Wildlife-related crimes comprise the fourth largest category of international crimes, after drugs and trafficking in humans and arms. A new, anonymous reporting tool helps whistleblowers fight back.
At The Guardian, journalist Damian Carrington writes:
The WildLeaks website, which uses Tor technology to ensure anonymity, has been set up by Andrea Crosta, a security consultant who first revealed how the al-Shabaab terrorist group in Somalia generated funds via ivory smuggling.
The slaughter of elephants, rhinos, tigers and other species has surged in the last decade, part of an illicit wildlife trade worth $10-20bn a year according to Interpol. Only drugs, people and arms trafficking earn more for criminals and the corruption and violence accompanying wildlife crime takes a heavy toll on local communities.
"We had our first tip within 24 hours and the response has been beyond our wildest imagination," said Crosta, now executive director of the Elephant Action League. He said the pervasive corruption means that whistleblowers frequently fear that contacting local law enforcement could put their lives in danger. "You can't, for example, export containers full of ivory from Mombasa without bribing people left, right and centre," Crosta told the Guardian. "We definitely feel we are filling a gap."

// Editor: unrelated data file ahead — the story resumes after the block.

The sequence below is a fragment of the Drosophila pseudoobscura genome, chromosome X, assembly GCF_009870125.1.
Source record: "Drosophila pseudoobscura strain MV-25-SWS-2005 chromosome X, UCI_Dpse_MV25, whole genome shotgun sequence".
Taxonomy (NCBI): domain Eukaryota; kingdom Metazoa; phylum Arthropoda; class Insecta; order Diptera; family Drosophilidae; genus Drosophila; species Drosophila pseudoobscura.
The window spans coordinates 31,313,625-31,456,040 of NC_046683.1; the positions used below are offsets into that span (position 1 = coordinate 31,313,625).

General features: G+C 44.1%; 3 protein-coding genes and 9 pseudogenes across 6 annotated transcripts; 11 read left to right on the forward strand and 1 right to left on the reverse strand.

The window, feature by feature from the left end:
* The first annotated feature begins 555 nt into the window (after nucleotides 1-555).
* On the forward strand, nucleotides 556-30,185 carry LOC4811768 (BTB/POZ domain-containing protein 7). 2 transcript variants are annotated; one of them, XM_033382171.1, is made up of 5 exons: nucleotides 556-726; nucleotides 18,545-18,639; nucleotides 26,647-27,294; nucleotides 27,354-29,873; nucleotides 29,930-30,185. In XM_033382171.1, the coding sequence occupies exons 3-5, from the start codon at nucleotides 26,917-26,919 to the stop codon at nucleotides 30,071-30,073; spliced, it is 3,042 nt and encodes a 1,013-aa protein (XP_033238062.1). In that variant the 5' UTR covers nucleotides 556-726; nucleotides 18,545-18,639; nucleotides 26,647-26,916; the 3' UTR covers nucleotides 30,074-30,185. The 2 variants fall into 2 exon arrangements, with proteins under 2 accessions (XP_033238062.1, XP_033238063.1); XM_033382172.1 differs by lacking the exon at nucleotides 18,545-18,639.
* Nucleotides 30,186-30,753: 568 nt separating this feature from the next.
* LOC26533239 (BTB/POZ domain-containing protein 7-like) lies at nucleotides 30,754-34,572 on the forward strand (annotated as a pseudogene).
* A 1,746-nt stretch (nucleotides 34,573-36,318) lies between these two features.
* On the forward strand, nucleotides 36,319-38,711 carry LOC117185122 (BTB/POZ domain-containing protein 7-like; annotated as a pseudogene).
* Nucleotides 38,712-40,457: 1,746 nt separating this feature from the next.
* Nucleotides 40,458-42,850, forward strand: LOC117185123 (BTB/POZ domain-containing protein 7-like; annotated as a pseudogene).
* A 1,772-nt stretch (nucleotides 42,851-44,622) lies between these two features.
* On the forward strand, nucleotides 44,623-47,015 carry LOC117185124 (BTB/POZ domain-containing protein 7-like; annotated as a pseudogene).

In the three months that the site has been operational, WildLeaks has received at least twenty-four solid tips ranging from elephant poaching and the illegal ivory trade, to illegal trophy hunts, illegal trafficking in chimpanzees, illegal logging and fishing activities, the illegal import of banned African wildlife products into the US, and more.
Those who suffer from wildlife crimes aren't just wildlife; they're people too. The WildLeaks site explains that "ivory and rhino horn traffic increasingly involves organized crime syndicates, and in some cases rebel militia and terrorist groups."
The site is available in 16 languages, and a mobile app is being developed. Every tip is vetted by a panel of experts. WildLeaks is currently overseeing three separate investigations related to the ivory trade.
Read the entire article at The Guardian: